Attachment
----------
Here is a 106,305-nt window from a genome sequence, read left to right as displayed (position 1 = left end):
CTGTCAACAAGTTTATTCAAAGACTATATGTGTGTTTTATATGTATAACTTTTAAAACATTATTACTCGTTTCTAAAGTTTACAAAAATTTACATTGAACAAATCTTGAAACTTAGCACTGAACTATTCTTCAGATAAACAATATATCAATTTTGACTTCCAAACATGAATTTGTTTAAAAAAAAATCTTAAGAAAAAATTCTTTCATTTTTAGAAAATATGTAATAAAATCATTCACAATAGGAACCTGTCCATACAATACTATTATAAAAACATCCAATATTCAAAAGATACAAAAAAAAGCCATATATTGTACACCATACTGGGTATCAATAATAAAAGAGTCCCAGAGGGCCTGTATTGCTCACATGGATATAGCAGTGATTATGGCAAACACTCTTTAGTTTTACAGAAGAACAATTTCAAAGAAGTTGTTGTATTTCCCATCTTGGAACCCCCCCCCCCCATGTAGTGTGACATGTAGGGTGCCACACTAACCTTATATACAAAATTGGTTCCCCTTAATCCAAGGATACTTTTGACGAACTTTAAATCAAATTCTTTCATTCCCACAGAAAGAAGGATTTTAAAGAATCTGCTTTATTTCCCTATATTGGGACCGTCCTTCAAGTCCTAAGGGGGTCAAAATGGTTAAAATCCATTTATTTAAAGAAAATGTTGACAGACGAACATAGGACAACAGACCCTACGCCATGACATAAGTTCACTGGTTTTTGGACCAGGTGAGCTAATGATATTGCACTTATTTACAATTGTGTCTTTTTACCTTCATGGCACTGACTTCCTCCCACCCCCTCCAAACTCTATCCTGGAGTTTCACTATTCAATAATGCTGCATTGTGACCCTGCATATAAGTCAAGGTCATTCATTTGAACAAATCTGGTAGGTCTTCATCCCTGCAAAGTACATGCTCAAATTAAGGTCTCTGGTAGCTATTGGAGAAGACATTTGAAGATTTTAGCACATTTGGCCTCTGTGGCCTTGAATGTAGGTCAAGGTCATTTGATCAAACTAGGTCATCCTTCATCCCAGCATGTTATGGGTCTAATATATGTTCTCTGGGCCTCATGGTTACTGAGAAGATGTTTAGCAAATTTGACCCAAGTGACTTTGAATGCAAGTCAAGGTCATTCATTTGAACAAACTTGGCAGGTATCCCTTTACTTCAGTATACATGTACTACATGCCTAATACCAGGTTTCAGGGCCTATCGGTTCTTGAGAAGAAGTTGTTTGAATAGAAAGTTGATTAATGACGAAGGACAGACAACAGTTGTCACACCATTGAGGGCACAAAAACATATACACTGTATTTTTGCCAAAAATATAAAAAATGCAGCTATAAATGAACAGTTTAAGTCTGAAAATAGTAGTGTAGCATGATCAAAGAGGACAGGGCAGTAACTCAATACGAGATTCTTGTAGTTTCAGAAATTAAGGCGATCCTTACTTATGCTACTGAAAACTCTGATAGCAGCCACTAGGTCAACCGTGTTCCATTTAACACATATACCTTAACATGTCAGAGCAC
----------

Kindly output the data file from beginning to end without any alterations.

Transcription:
Here is a 106,305-nt window from a genome sequence, read left to right as displayed (position 1 = left end):
CTGTCAACAAGTTTATTCAAAGACTATATGTGTGTTTTATATGTATAACTTTTAAAACATTATTACTCGTTTCTAAAGTTTACAAAAATTTACATTGAACAAATCTTGAAACTTAGCACTGAACTATTCTTCAGATAAACAATATATCAATTTTGACTTCCAAACATGAATTTGTTTAAAAAAAAATCTTAAGAAAAAATTCTTTCATTTTTAGAAAATATGTAATAAAATCATTCACAATAGGAACCTGTCCATACAATACTATTATAAAAACATCCAATATTCAAAAGATACAAAAAAAAGCCATATATTGTACACCATACTGGGTATCAATAATAAAAGAGTCCCAGAGGGCCTGTATTGCTCACATGGATATAGCAGTGATTATGGCAAACACTCTTTAGTTTTACAGAAGAACAATTTCAAAGAAGTTGTTGTATTTCCCATCTTGGAACCCCCCCCCCCCATGTAGTGTGACATGTAGGGTGCCACACTAACCTTATATACAAAATTGGTTCCCCTTAATCCAAGGATACTTTTGACGAACTTTAAATCAAATTCTTTCATTCCCACAGAAAGAAGGATTTTAAAGAATCTGCTTTATTTCCCTATATTGGGACCGTCCTTCAAGTCCTAAGGGGGTCAAAATGGTTAAAATCCATTTATTTAAAGAAAATGTTGACAGACGAACATAGGACAACAGACCCTACGCCATGACATAAGTTCACTGGTTTTTGGACCAGGTGAGCTAATGATATTGCACTTATTTACAATTGTGTCTTTTTACCTTCATGGCACTGACTTCCTCCCACCCCCTCCAAACTCTATCCTGGAGTTTCACTATTCAATAATGCTGCATTGTGACCCTGCATATAAGTCAAGGTCATTCATTTGAACAAATCTGGTAGGTCTTCATCCCTGCAAAGTACATGCTCAAATTAAGGTCTCTGGTAGCTATTGGAGAAGACATTTGAAGATTTTAGCACATTTGGCCTCTGTGGCCTTGAATGTAGGTCAAGGTCATTTGATCAAACTAGGTCATCCTTCATCCCAGCATGTTATGGGTCTAATATATGTTCTCTGGGCCTCATGGTTACTGAGAAGATGTTTAGCAAATTTGACCCAAGTGACTTTGAATGCAAGTCAAGGTCATTCATTTGAACAAACTTGGCAGGTATCCCTTTACTTCAGTATACATGTACTACATGCCTAATACCAGGTTTCAGGGCCTATCGGTTCTTGAGAAGAAGTTGTTTGAATAGAAAGTTGATTAATGACGAAGGACAGACAACAGTTGTCACACCATTGAGGGCACAAAAACATATACACTGTATTTTTGCCAAAAATATAAAAAATGCAGCTATAAATGAACAGTTTAAGTCTGAAAATAGTAGTGTAGCATGATCAAAGAGGACAGGGCAGTAACTCAATACGAGATTCTTGTAGTTTCAGAAATTAAGGCGATCCTTACTTATGCTACTGAAAACTCTGATAGCAGCCACTAGGTCAACCGTGTTCCATTTAACACATATACCTTAACATGTCAGAGCAC